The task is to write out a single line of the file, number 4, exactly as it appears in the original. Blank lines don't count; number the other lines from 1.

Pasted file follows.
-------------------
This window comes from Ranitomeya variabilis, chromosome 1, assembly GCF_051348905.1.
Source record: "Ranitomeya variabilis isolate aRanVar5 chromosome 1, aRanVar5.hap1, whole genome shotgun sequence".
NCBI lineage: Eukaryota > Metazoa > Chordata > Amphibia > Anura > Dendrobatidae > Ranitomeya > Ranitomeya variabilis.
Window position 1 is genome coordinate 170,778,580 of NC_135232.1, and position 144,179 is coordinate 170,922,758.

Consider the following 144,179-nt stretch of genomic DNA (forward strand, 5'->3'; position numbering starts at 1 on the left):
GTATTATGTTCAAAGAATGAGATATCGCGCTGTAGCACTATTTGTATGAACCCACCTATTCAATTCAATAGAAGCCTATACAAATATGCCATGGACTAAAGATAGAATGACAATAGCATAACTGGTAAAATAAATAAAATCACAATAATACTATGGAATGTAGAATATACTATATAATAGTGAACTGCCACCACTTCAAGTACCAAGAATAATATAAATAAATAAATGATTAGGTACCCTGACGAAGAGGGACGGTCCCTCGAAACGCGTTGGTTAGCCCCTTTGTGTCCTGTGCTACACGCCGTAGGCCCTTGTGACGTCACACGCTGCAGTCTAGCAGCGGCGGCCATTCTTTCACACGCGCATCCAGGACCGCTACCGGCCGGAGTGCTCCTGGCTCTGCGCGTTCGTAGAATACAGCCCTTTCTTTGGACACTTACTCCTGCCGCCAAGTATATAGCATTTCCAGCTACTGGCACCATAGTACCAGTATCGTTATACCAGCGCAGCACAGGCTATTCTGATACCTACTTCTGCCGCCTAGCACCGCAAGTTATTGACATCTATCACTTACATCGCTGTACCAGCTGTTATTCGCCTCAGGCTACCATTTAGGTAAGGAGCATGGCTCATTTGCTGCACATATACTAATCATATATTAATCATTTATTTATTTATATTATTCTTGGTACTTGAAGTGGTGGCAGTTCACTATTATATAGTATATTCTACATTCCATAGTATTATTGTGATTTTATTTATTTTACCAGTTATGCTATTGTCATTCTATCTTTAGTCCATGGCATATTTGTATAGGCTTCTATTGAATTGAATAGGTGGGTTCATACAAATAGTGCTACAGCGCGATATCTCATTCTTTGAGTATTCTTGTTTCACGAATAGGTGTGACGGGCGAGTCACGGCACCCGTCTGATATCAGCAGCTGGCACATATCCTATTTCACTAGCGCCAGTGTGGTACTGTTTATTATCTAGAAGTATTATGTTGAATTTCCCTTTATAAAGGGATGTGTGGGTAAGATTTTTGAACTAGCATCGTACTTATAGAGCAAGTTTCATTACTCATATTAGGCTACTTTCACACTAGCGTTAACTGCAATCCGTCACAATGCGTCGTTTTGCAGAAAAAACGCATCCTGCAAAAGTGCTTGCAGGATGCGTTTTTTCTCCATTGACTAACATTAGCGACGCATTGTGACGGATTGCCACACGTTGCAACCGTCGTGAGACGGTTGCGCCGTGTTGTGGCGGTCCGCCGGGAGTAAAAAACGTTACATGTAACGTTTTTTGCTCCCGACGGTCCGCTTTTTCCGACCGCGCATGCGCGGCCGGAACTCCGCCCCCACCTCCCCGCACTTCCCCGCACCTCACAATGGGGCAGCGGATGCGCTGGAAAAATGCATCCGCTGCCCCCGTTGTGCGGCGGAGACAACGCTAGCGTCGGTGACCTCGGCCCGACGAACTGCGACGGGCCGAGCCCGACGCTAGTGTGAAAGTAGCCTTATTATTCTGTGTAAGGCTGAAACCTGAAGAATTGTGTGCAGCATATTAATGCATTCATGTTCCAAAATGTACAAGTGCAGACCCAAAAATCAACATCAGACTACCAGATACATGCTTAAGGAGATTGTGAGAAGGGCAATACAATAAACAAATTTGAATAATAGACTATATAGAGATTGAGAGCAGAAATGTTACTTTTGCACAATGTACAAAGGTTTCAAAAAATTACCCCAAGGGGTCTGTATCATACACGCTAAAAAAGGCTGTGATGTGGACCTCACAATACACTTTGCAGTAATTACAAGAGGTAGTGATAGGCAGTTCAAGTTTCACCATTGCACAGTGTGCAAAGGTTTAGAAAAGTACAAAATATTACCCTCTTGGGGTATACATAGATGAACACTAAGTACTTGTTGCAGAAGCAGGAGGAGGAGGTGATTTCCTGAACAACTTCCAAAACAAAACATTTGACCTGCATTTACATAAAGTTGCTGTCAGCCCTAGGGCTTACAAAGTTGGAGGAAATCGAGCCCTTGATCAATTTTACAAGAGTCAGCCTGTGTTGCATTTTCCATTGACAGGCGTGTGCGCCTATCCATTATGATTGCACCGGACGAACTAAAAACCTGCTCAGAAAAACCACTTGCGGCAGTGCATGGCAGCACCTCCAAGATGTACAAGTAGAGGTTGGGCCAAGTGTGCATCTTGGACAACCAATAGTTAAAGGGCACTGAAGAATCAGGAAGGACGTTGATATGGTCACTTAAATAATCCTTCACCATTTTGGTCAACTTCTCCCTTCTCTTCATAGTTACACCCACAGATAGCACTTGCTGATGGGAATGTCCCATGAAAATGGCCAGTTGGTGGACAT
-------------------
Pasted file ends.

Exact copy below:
Window position 1 is genome coordinate 170,778,580 of NC_135232.1, and position 144,179 is coordinate 170,922,758.